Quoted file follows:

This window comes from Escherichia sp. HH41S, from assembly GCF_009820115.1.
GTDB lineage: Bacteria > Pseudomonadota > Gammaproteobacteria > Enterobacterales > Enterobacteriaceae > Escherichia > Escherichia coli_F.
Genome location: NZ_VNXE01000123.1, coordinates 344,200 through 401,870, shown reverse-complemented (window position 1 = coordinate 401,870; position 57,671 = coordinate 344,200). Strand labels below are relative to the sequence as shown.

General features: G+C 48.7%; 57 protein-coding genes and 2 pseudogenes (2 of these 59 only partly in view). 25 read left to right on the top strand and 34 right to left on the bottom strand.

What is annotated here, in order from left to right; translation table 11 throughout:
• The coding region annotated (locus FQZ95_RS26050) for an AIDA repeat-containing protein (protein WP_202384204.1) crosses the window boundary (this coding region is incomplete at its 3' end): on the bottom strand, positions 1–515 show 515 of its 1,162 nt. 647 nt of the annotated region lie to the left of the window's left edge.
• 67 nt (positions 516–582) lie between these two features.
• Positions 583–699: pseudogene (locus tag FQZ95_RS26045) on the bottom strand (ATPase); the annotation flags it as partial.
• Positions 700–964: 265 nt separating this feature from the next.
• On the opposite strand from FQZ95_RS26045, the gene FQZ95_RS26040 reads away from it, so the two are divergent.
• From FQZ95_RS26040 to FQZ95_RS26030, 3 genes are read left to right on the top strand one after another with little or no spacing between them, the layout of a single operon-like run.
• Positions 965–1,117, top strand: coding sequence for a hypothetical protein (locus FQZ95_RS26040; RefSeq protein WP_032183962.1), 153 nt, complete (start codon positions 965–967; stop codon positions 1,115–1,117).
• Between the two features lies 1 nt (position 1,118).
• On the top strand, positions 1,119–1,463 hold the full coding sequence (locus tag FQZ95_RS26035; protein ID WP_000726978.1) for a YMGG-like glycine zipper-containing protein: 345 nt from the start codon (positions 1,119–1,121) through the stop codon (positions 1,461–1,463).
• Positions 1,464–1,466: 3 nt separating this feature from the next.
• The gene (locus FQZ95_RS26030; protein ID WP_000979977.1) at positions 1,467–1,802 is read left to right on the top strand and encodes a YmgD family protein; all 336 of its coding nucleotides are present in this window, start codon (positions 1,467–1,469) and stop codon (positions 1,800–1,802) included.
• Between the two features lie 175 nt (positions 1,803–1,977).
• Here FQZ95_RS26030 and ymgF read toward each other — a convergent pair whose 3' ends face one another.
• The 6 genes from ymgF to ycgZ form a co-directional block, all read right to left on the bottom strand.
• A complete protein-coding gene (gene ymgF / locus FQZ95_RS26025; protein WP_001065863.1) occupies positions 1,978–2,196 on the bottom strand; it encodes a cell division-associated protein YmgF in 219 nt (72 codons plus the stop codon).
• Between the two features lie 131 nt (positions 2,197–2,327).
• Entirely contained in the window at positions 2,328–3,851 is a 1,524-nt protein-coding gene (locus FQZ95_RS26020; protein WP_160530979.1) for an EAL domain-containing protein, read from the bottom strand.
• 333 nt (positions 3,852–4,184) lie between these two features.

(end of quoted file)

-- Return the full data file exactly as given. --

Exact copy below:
This window comes from Escherichia sp. HH41S, from assembly GCF_009820115.1.
GTDB lineage: Bacteria > Pseudomonadota > Gammaproteobacteria > Enterobacterales > Enterobacteriaceae > Escherichia > Escherichia coli_F.
Genome location: NZ_VNXE01000123.1, coordinates 344,200 through 401,870, shown reverse-complemented (window position 1 = coordinate 401,870; position 57,671 = coordinate 344,200). Strand labels below are relative to the sequence as shown.

General features: G+C 48.7%; 57 protein-coding genes and 2 pseudogenes (2 of these 59 only partly in view). 25 read left to right on the top strand and 34 right to left on the bottom strand.

What is annotated here, in order from left to right; translation table 11 throughout:
• The coding region annotated (locus FQZ95_RS26050) for an AIDA repeat-containing protein (protein WP_202384204.1) crosses the window boundary (this coding region is incomplete at its 3' end): on the bottom strand, positions 1–515 show 515 of its 1,162 nt. 647 nt of the annotated region lie to the left of the window's left edge.
• 67 nt (positions 516–582) lie between these two features.
• Positions 583–699: pseudogene (locus tag FQZ95_RS26045) on the bottom strand (ATPase); the annotation flags it as partial.
• Positions 700–964: 265 nt separating this feature from the next.
• On the opposite strand from FQZ95_RS26045, the gene FQZ95_RS26040 reads away from it, so the two are divergent.
• From FQZ95_RS26040 to FQZ95_RS26030, 3 genes are read left to right on the top strand one after another with little or no spacing between them, the layout of a single operon-like run.
• Positions 965–1,117, top strand: coding sequence for a hypothetical protein (locus FQZ95_RS26040; RefSeq protein WP_032183962.1), 153 nt, complete (start codon positions 965–967; stop codon positions 1,115–1,117).
• Between the two features lies 1 nt (position 1,118).
• On the top strand, positions 1,119–1,463 hold the full coding sequence (locus tag FQZ95_RS26035; protein ID WP_000726978.1) for a YMGG-like glycine zipper-containing protein: 345 nt from the start codon (positions 1,119–1,121) through the stop codon (positions 1,461–1,463).
• Positions 1,464–1,466: 3 nt separating this feature from the next.
• The gene (locus FQZ95_RS26030; protein ID WP_000979977.1) at positions 1,467–1,802 is read left to right on the top strand and encodes a YmgD family protein; all 336 of its coding nucleotides are present in this window, start codon (positions 1,467–1,469) and stop codon (positions 1,800–1,802) included.
• Between the two features lie 175 nt (positions 1,803–1,977).
• Here FQZ95_RS26030 and ymgF read toward each other — a convergent pair whose 3' ends face one another.
• The 6 genes from ymgF to ycgZ form a co-directional block, all read right to left on the bottom strand.
• A complete protein-coding gene (gene ymgF / locus FQZ95_RS26025; protein WP_001065863.1) occupies positions 1,978–2,196 on the bottom strand; it encodes a cell division-associated protein YmgF in 219 nt (72 codons plus the stop codon).
• Between the two features lie 131 nt (positions 2,197–2,327).
• Entirely contained in the window at positions 2,328–3,851 is a 1,524-nt protein-coding gene (locus FQZ95_RS26020; protein WP_160530979.1) for an EAL domain-containing protein, read from the bottom strand.
• 333 nt (positions 3,852–4,184) lie between these two features.